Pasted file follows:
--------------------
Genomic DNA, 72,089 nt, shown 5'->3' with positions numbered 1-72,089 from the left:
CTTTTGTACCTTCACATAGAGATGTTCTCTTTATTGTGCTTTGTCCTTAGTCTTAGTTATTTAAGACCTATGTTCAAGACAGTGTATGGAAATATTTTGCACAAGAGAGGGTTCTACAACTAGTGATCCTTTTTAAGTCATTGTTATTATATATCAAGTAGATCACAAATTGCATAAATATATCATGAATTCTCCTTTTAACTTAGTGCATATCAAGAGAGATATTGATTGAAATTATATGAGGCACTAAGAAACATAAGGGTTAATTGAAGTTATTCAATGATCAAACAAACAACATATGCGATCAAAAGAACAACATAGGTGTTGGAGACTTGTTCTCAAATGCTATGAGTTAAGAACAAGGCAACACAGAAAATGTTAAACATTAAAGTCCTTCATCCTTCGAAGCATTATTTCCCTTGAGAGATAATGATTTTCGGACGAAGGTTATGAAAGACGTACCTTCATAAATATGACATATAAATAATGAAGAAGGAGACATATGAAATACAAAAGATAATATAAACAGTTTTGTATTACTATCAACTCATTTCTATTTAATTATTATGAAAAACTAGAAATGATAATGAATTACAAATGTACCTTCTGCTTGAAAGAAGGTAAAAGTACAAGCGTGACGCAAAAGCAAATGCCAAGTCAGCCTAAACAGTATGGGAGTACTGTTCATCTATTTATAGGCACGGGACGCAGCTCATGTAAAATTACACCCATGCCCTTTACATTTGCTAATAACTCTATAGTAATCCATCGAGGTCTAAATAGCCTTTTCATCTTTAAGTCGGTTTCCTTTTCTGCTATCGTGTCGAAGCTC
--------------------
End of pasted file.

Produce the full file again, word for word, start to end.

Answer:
Genomic DNA, 72,089 nt, shown 5'->3' with positions numbered 1-72,089 from the left:
CTTTTGTACCTTCACATAGAGATGTTCTCTTTATTGTGCTTTGTCCTTAGTCTTAGTTATTTAAGACCTATGTTCAAGACAGTGTATGGAAATATTTTGCACAAGAGAGGGTTCTACAACTAGTGATCCTTTTTAAGTCATTGTTATTATATATCAAGTAGATCACAAATTGCATAAATATATCATGAATTCTCCTTTTAACTTAGTGCATATCAAGAGAGATATTGATTGAAATTATATGAGGCACTAAGAAACATAAGGGTTAATTGAAGTTATTCAATGATCAAACAAACAACATATGCGATCAAAAGAACAACATAGGTGTTGGAGACTTGTTCTCAAATGCTATGAGTTAAGAACAAGGCAACACAGAAAATGTTAAACATTAAAGTCCTTCATCCTTCGAAGCATTATTTCCCTTGAGAGATAATGATTTTCGGACGAAGGTTATGAAAGACGTACCTTCATAAATATGACATATAAATAATGAAGAAGGAGACATATGAAATACAAAAGATAATATAAACAGTTTTGTATTACTATCAACTCATTTCTATTTAATTATTATGAAAAACTAGAAATGATAATGAATTACAAATGTACCTTCTGCTTGAAAGAAGGTAAAAGTACAAGCGTGACGCAAAAGCAAATGCCAAGTCAGCCTAAACAGTATGGGAGTACTGTTCATCTATTTATAGGCACGGGACGCAGCTCATGTAAAATTACACCCATGCCCTTTACATTTGCTAATAACTCTATAGTAATCCATCGAGGTCTAAATAGCCTTTTCATCTTTAAGTCGGTTTCCTTTTCTGCTATCGTGTCGAAGCTC